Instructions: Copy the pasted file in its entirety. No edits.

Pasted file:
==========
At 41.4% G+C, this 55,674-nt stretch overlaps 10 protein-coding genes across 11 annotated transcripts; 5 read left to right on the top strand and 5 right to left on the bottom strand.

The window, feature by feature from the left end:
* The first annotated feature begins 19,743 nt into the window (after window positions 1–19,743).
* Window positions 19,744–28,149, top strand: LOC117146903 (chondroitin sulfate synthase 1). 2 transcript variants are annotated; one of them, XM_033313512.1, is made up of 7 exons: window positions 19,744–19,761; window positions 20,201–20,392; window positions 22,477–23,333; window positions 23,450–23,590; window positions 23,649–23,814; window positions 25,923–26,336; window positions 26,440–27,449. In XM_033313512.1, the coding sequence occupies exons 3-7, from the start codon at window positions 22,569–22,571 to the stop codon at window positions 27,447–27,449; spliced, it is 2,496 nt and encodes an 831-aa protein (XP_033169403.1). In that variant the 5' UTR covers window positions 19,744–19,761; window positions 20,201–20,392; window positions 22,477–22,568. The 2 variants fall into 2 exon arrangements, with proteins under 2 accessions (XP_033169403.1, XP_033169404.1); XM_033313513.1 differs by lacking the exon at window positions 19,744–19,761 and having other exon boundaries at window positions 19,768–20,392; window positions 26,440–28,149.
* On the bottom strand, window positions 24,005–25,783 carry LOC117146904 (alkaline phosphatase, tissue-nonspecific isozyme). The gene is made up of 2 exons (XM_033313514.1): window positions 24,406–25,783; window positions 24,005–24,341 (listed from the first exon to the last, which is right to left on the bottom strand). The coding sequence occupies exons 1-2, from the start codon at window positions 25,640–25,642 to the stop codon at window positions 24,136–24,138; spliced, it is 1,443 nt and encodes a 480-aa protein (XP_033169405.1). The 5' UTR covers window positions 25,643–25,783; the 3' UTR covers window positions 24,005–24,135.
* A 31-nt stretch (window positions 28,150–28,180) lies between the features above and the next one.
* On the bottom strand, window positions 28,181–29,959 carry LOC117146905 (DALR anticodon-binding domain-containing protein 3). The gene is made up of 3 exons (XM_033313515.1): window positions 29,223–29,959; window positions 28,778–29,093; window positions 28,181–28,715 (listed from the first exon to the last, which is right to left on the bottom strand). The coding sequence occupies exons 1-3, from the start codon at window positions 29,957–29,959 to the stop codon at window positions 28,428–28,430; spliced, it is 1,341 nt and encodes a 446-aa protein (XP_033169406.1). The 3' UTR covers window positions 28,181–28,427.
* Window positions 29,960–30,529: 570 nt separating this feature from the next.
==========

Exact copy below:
At 41.4% G+C, this 55,674-nt stretch overlaps 10 protein-coding genes across 11 annotated transcripts; 5 read left to right on the top strand and 5 right to left on the bottom strand.

The window, feature by feature from the left end:
* The first annotated feature begins 19,743 nt into the window (after window positions 1–19,743).
* Window positions 19,744–28,149, top strand: LOC117146903 (chondroitin sulfate synthase 1). 2 transcript variants are annotated; one of them, XM_033313512.1, is made up of 7 exons: window positions 19,744–19,761; window positions 20,201–20,392; window positions 22,477–23,333; window positions 23,450–23,590; window positions 23,649–23,814; window positions 25,923–26,336; window positions 26,440–27,449. In XM_033313512.1, the coding sequence occupies exons 3-7, from the start codon at window positions 22,569–22,571 to the stop codon at window positions 27,447–27,449; spliced, it is 2,496 nt and encodes an 831-aa protein (XP_033169403.1). In that variant the 5' UTR covers window positions 19,744–19,761; window positions 20,201–20,392; window positions 22,477–22,568. The 2 variants fall into 2 exon arrangements, with proteins under 2 accessions (XP_033169403.1, XP_033169404.1); XM_033313513.1 differs by lacking the exon at window positions 19,744–19,761 and having other exon boundaries at window positions 19,768–20,392; window positions 26,440–28,149.
* On the bottom strand, window positions 24,005–25,783 carry LOC117146904 (alkaline phosphatase, tissue-nonspecific isozyme). The gene is made up of 2 exons (XM_033313514.1): window positions 24,406–25,783; window positions 24,005–24,341 (listed from the first exon to the last, which is right to left on the bottom strand). The coding sequence occupies exons 1-2, from the start codon at window positions 25,640–25,642 to the stop codon at window positions 24,136–24,138; spliced, it is 1,443 nt and encodes a 480-aa protein (XP_033169405.1). The 5' UTR covers window positions 25,643–25,783; the 3' UTR covers window positions 24,005–24,135.
* A 31-nt stretch (window positions 28,150–28,180) lies between the features above and the next one.
* On the bottom strand, window positions 28,181–29,959 carry LOC117146905 (DALR anticodon-binding domain-containing protein 3). The gene is made up of 3 exons (XM_033313515.1): window positions 29,223–29,959; window positions 28,778–29,093; window positions 28,181–28,715 (listed from the first exon to the last, which is right to left on the bottom strand). The coding sequence occupies exons 1-3, from the start codon at window positions 29,957–29,959 to the stop codon at window positions 28,428–28,430; spliced, it is 1,341 nt and encodes a 446-aa protein (XP_033169406.1). The 3' UTR covers window positions 28,181–28,427.
* Window positions 29,960–30,529: 570 nt separating this feature from the next.